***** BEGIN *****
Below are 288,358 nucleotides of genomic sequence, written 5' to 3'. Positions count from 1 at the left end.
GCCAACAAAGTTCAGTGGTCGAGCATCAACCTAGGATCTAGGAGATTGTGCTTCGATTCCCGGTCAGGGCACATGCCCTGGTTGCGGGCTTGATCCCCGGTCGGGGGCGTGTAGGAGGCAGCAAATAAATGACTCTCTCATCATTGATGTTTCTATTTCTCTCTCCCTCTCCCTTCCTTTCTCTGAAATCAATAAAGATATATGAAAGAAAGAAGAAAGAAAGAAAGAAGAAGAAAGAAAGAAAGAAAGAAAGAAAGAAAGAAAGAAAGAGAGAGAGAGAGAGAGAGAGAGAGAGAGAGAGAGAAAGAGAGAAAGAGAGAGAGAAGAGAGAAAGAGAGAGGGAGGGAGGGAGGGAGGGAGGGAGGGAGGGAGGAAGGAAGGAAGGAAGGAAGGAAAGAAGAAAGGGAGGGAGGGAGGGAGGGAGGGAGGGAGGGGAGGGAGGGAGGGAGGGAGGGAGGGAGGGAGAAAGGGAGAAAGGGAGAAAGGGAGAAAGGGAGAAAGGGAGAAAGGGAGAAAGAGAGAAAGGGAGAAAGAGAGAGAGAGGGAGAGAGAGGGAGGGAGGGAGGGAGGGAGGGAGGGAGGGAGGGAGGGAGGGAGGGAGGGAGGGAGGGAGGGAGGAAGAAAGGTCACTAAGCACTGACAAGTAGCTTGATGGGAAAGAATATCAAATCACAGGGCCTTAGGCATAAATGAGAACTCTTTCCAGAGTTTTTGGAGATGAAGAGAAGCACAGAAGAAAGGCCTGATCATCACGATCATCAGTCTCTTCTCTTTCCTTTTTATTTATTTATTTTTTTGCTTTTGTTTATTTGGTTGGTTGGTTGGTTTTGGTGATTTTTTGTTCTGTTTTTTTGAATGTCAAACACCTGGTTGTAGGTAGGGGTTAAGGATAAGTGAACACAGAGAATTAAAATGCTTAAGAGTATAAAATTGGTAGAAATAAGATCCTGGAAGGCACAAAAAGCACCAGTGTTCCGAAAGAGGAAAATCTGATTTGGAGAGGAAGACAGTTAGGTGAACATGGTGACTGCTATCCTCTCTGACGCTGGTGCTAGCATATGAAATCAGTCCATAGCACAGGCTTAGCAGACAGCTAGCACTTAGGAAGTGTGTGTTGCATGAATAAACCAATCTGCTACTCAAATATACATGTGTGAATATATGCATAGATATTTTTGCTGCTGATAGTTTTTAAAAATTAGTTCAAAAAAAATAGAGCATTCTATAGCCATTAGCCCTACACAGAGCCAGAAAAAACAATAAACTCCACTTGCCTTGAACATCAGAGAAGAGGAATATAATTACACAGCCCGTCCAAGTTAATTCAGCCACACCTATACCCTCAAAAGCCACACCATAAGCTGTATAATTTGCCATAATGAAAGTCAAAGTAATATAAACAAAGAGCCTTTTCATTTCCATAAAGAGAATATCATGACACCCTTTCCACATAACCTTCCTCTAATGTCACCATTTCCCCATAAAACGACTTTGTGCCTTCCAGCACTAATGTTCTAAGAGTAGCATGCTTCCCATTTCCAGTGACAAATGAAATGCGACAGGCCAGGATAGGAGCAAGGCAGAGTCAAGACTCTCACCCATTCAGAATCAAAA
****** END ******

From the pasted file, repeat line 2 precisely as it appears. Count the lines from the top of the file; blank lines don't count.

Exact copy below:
GCCAACAAAGTTCAGTGGTCGAGCATCAACCTAGGATCTAGGAGATTGTGCTTCGATTCCCGGTCAGGGCACATGCCCTGGTTGCGGGCTTGATCCCCGGTCGGGGGCGTGTAGGAGGCAGCAAATAAATGACTCTCTCATCATTGATGTTTCTATTTCTCTCTCCCTCTCCCTTCCTTTCTCTGAAATCAATAAAGATATATGAAAGAAAGAAGAAAGAAAGAAAGAAGAAGAAAGAAAGAAAGAAAGAAAGAAAGAAAGAAAGAAAGAGAGAGAGAGAGAGAGAGAGAGAGAGAGAGAGAGAAAGAGAGAAAGAGAGAGAGAAGAGAGAAAGAGAGAGGGAGGGAGGGAGGGAGGGAGGGAGGGAGGGAGGAAGGAAGGAAGGAAGGAAGGAAAGAAGAAAGGGAGGGAGGGAGGGAGGGAGGGAGGGAGGGGAGGGAGGGAGGGAGGGAGGGAGGGAGGGAGAAAGGGAGAAAGGGAGAAAGGGAGAAAGGGAGAAAGGGAGAAAGGGAGAAAGAGAGAAAGGGAGAAAGAGAGAGAGAGGGAGAGAGAGGGAGGGAGGGAGGGAGGGAGGGAGGGAGGGAGGGAGGGAGGGAGGGAGGGAGGGAGGGAGGGAGGAAGAAAGGTCACTAAGCACTGACAAGTAGCTTGATGGGAAAGAATATCAAATCACAGGGCCTTAGGCATAAATGAGAACTCTTTCCAGAGTTTTTGGAGATGAAGAGAAGCACAGAAGAAAGGCCTGATCATCACGATCATCAGTCTCTTCTCTTTCCTTTTTATTTATTTATTTTTTTGCTTTTGTTTATTTGGTTGGTTGGTTGGTTTTGGTGATTTTTTGTTCTGTTTTTTTGAATGTCAAACACCTGGTTGTAGGTAGGGGTTAAGGATAAGTGAACACAGAGAATTAAAATGCTTAAGAGTATAAAATTGGTAGAAATAAGATCCTGGAAGGCACAAAAAGCACCAGTGTTCCGAAAGAGGAAAATCTGATTTGGAGAGGAAGACAGTTAGGTGAACATGGTGACTGCTATCCTCTCTGACGCTGGTGCTAGCATATGAAATCAGTCCATAGCACAGGCTTAGCAGACAGCTAGCACTTAGGAAGTGTGTGTTGCATGAATAAACCAATCTGCTACTCAAATATACATGTGTGAATATATGCATAGATATTTTTGCTGCTGATAGTTTTTAAAAATTAGTTCAAAAAAAATAGAGCATTCTATAGCCATTAGCCCTACACAGAGCCAGAAAAAACAATAAACTCCACTTGCCTTGAACATCAGAGAAGAGGAATATAATTACACAGCCCGTCCAAGTTAATTCAGCCACACCTATACCCTCAAAAGCCACACCATAAGCTGTATAATTTGCCATAATGAAAGTCAAAGTAATATAAACAAAGAGCCTTTTCATTTCCATAAAGAGAATATCATGACACCCTTTCCACATAACCTTCCTCTAATGTCACCATTTCCCCATAAAACGACTTTGTGCCTTCCAGCACTAATGTTCTAAGAGTAGCATGCTTCCCATTTCCAGTGACAAATGAAATGCGACAGGCCAGGATAGGAGCAAGGCAGAGTCAAGACTCTCACCCATTCAGAATCAAAA